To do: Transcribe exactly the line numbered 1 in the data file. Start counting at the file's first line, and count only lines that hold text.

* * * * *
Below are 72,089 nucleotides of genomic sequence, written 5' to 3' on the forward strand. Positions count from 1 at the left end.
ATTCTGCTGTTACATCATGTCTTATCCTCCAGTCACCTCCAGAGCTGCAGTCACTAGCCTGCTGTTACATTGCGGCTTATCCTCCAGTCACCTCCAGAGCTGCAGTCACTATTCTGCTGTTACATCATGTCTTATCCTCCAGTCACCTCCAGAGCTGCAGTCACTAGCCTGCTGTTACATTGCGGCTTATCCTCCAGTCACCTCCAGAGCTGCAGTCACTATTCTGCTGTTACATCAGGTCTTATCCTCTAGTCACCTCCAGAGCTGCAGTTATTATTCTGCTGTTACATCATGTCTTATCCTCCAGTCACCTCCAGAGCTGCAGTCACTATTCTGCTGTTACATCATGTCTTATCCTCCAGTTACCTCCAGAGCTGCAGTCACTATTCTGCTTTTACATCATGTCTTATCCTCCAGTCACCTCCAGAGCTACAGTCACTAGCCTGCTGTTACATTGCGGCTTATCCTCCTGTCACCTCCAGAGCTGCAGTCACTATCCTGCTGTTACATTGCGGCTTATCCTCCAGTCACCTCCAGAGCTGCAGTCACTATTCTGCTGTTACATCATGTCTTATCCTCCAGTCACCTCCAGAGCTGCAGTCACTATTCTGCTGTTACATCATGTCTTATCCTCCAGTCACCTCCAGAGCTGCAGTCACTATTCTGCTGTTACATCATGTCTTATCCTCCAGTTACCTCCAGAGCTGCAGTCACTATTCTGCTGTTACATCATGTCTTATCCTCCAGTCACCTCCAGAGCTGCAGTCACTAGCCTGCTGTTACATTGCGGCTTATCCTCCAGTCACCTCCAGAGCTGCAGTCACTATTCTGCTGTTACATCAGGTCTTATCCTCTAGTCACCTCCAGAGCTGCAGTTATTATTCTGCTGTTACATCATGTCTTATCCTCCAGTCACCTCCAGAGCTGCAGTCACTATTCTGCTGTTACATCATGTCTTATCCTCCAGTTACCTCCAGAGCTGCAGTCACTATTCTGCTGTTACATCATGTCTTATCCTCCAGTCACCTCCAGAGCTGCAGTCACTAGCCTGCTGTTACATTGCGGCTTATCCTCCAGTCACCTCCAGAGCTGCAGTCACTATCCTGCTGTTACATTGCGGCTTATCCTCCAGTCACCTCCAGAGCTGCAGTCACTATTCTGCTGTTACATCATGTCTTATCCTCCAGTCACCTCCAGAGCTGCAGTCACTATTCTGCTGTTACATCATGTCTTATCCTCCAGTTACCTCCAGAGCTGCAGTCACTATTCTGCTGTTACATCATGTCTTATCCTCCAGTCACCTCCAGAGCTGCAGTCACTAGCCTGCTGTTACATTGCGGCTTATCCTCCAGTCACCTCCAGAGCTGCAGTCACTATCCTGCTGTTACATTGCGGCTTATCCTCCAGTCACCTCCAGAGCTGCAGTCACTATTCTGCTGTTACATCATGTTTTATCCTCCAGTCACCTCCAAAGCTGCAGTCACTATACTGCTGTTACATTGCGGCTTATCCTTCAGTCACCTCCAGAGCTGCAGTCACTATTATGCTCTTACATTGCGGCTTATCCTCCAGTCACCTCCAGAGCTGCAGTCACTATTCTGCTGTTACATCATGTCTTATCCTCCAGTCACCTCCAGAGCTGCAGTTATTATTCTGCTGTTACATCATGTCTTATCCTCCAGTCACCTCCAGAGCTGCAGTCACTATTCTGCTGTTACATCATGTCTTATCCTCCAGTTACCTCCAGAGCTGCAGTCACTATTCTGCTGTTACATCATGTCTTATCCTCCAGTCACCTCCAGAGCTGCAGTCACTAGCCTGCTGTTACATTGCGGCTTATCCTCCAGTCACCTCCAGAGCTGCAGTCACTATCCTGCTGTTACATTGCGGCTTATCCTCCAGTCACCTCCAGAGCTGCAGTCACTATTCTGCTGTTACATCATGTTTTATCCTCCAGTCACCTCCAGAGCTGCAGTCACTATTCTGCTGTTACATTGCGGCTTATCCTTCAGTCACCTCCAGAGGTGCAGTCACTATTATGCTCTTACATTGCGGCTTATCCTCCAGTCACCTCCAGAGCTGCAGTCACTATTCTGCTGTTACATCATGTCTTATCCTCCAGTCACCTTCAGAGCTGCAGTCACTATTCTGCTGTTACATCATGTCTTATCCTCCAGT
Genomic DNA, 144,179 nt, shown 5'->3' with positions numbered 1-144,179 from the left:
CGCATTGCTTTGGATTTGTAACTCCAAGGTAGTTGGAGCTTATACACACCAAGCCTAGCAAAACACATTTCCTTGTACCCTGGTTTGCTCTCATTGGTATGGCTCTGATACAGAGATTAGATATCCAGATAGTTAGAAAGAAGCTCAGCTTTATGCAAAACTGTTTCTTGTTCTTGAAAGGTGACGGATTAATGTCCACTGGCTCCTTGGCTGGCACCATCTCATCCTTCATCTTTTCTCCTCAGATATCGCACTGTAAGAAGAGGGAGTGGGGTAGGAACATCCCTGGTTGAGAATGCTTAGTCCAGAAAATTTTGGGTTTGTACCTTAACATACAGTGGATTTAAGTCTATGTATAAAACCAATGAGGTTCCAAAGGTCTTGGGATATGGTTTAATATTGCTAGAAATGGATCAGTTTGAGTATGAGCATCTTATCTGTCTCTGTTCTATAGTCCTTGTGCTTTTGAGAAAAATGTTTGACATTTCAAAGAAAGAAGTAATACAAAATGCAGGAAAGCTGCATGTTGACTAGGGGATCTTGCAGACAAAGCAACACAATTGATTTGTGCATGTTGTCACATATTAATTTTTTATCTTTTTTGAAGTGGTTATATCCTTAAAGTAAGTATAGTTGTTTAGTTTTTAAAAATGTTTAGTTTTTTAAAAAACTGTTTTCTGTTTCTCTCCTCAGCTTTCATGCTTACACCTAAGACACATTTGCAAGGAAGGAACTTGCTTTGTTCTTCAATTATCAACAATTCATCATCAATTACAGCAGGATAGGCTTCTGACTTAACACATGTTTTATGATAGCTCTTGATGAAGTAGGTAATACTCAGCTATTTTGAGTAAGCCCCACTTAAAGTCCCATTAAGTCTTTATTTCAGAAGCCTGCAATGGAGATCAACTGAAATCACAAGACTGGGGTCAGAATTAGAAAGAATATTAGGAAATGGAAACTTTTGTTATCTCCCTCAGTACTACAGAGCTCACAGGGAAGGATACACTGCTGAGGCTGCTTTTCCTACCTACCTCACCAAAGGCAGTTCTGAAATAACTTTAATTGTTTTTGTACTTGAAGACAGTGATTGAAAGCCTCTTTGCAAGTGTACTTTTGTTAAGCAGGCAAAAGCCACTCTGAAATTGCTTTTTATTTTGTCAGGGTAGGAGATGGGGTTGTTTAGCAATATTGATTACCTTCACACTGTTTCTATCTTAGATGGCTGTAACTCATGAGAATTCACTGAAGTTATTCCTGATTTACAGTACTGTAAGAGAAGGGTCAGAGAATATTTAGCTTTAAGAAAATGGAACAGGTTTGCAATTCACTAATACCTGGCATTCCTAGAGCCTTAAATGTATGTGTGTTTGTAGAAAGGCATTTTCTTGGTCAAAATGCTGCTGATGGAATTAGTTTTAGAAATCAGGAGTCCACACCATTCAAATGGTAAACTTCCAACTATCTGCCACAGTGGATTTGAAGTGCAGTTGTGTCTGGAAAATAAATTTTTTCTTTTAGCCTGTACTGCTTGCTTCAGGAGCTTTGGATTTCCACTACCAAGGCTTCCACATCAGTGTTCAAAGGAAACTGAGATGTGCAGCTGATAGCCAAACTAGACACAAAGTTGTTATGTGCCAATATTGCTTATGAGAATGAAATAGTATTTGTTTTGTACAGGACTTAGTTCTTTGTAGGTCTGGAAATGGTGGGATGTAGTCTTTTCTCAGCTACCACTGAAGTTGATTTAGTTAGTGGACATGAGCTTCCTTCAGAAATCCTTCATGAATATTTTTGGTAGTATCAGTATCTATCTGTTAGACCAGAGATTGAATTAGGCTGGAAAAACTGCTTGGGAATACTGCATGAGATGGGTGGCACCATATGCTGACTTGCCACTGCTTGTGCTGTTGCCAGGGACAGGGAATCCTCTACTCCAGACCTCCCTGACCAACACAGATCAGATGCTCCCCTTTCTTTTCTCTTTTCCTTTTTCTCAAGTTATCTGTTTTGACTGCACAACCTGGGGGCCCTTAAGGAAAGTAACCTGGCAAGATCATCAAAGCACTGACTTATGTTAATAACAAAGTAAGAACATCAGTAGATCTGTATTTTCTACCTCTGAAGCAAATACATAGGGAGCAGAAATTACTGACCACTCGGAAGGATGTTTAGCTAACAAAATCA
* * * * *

Below are 72,089 nucleotides of genomic sequence, written 5' to 3' on the forward strand. Positions count from 1 at the left end.